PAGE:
To much publicity, Catholic University of America is phasing out co-ed housing. Why? To battle the epidemic of binge drinking and hooking up, which are integrally related, of course.
We offer two SWNIDish observations.
First, this is one of the few noticeable moves of late by a large Catholic university to do something Christian (as opposed to Catholic in a sectarian way, like de-certifying non-Catholic Christian groups on campus). Per recent research, Catholic universities, like IHEs with lingering ties to mainline Protestant denominations but unlike evangelical institutions, have students whose beliefs and behaviors are virtually indistinguishable from their counterparts at Big State U.
Second, this move exposes the hypocrisy of institutions that claim to be concerned about binging and hooking up (mostly the former, of course). Colleges make much of their efforts to promote safe drinking, given that parents don't want their youngsters self-poisoning while away at the prestige factory preparing for survival in the upper middle class). Some college presidents have of late advocated the contrarian position that a lower drinking age would lead to less binging, as underage undergrads would be liberated to drink in the open, where it's harder to overindulge. Never mind, of course, that European nations with lower legal drinking ages see parallel problems at younger ages: a lower legal drinking age makes the underage issue the high-school principal's problem.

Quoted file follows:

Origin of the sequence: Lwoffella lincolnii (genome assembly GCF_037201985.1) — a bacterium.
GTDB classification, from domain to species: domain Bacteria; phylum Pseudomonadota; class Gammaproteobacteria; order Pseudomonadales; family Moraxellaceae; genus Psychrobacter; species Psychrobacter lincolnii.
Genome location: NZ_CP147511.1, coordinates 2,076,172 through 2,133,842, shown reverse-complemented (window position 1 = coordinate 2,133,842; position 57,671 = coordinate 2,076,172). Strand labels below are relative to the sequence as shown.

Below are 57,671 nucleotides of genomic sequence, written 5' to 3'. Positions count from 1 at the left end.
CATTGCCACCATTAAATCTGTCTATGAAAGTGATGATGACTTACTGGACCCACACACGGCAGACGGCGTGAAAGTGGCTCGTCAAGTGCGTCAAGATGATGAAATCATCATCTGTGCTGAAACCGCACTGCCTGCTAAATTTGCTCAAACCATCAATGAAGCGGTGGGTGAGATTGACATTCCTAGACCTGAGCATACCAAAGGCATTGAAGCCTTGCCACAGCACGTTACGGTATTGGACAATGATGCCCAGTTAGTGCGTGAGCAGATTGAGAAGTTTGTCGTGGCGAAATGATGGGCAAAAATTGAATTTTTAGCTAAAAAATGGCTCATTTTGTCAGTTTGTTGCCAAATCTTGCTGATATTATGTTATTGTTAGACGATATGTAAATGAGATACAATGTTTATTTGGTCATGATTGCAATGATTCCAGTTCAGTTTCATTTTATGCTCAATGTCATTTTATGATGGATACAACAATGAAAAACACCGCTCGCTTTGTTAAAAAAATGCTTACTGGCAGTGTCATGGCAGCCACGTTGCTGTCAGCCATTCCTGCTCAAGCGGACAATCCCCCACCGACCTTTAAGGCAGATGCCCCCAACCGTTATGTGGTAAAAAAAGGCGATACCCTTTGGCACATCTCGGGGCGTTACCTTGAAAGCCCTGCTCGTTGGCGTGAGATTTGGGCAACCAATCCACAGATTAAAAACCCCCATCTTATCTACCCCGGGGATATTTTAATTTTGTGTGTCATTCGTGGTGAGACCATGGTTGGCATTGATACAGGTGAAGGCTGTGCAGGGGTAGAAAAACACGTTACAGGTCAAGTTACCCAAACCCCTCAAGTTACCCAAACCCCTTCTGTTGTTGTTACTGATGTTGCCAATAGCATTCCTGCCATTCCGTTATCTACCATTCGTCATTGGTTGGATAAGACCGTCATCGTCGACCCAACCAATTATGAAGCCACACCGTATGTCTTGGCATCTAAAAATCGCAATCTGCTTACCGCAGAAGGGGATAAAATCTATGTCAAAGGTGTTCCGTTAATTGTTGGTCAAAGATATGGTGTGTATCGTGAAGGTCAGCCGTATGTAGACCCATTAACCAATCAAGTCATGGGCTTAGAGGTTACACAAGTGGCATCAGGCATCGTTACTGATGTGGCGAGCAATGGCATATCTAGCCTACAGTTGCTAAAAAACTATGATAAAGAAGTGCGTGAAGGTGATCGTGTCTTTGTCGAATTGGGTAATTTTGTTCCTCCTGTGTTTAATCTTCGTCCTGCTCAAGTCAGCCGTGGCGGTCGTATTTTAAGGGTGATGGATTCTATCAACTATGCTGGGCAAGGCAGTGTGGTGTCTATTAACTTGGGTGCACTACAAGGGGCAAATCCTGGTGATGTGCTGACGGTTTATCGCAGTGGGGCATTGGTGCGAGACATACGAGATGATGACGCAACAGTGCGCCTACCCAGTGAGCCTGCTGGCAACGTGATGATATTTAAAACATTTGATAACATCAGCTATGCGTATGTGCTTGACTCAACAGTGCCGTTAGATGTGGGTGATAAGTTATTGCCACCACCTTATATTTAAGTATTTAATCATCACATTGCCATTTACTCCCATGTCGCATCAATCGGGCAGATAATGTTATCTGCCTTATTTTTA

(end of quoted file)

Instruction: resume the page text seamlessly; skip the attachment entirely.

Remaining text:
Colleges have co-ed housing for one reason: it's easier to administer. If the number of students of either gender can flexibly be housed in any and every room on campus, the college doesn't need to sweat some of the particulars of shaping and managing their entering cohorts. The fact that even in our culture of lewdness many (most?) students would prefer to live in single-sex dorms is immaterial, as is the demonstrable fact that students behave more safely in same-sex housing.
So we think that CUA's move will not spark a trend. The interests of colleges are too entrenched to let a little thing like behavioral patterns interfere with policies of self-interest.
And as to current CUA students' complaints that they will be hindered in making leading-to-marriage friendships, we believe that nubile youngsters will still manage to find each other somehow.